It is hard to imagine a small blue whale or a small African elephant.
But even the world’s largest and most dangerous creatures start out as babies.
After months of waiting, six baby Komodo dragons hatched from their eggs at ZooTampa, according to a Sept. 13 Facebook post.
The baby reptiles are now just 10 inches long, but in a few short years they will reach up to 10 feet and weigh 200 pounds, securing their place as the world’s largest lizard.
The three female dragons and three male dragons emerged from their shells on Aug. 21, zoo staff told WFLA, after nine months of incubation with parents Aanjay, 13, and Titus, 12.
“These first additions to the zoo are a big win for conservation,” Dan Costell, associate curator of herpetology at ZooTampa, told the outlet. “It’s been a long process, and we’re excited that these additions to an important endangered species are finally here.”
Komodo dragons are native to the Sunda Islands region of Indonesia, according to the IUCN Red List. They are listed as an endangered species.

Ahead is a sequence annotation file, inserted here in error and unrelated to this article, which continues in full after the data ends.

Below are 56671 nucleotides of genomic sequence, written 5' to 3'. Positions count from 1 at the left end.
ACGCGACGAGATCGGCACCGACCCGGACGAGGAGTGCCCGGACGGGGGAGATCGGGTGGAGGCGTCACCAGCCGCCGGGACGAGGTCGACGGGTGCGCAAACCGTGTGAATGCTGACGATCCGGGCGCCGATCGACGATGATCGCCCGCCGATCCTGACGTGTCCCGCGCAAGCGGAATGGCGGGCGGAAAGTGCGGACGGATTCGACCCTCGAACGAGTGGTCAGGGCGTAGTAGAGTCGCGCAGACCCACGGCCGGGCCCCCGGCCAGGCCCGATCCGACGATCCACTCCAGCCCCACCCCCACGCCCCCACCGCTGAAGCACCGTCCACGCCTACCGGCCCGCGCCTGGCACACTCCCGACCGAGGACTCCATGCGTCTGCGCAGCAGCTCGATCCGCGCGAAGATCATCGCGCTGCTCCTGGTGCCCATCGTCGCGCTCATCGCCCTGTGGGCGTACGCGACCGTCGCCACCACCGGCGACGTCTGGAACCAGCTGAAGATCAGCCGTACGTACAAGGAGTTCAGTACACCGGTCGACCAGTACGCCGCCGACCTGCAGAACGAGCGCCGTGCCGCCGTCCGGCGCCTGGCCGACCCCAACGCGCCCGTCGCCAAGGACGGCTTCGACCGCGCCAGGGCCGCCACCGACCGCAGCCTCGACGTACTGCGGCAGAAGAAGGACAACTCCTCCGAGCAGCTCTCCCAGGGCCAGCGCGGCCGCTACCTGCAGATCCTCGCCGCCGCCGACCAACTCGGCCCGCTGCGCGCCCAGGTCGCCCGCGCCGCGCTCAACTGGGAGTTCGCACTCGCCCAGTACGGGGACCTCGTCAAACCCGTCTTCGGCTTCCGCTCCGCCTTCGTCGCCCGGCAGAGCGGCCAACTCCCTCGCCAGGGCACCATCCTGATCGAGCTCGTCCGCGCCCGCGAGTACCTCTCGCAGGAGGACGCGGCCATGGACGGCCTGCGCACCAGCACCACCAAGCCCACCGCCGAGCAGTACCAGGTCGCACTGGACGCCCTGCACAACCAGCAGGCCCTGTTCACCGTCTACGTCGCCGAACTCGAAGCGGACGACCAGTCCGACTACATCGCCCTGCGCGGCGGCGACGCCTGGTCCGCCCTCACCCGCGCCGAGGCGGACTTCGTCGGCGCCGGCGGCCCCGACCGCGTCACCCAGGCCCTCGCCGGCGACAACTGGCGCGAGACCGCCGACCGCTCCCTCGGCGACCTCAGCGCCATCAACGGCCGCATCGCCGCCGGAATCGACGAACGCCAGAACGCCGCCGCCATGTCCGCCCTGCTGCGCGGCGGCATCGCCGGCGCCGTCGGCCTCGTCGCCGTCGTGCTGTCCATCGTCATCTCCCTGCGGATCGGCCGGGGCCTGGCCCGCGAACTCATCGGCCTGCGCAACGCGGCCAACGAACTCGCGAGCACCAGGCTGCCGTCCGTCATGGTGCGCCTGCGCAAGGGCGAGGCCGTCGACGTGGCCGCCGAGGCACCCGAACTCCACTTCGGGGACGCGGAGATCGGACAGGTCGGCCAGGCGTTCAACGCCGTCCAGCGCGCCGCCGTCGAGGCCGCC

They have a nasty bite with serrated teeth and venom, according to the Smithsonian’s National Zoo & Conservation Biology Institute. The dragons will rip and tear the skin by shaking their heads after sinking their teeth into an animal, then release venom from a gland in their lower jaw that prevents the prey’s blood from clotting and causes shock , says the Smithsonian’s National Zoo.
While attacks on humans are rare, they do happen and can be fatal, Smithsonian Magazine reported.
There are an estimated 1,383 adult dragons left in the wild, IUCN says, making the hatching of six new babies monumental.
“The new baby Komodo dragons will adapt and grow behind the scenes before meeting the public later this fall,” the zoo said on Facebook.
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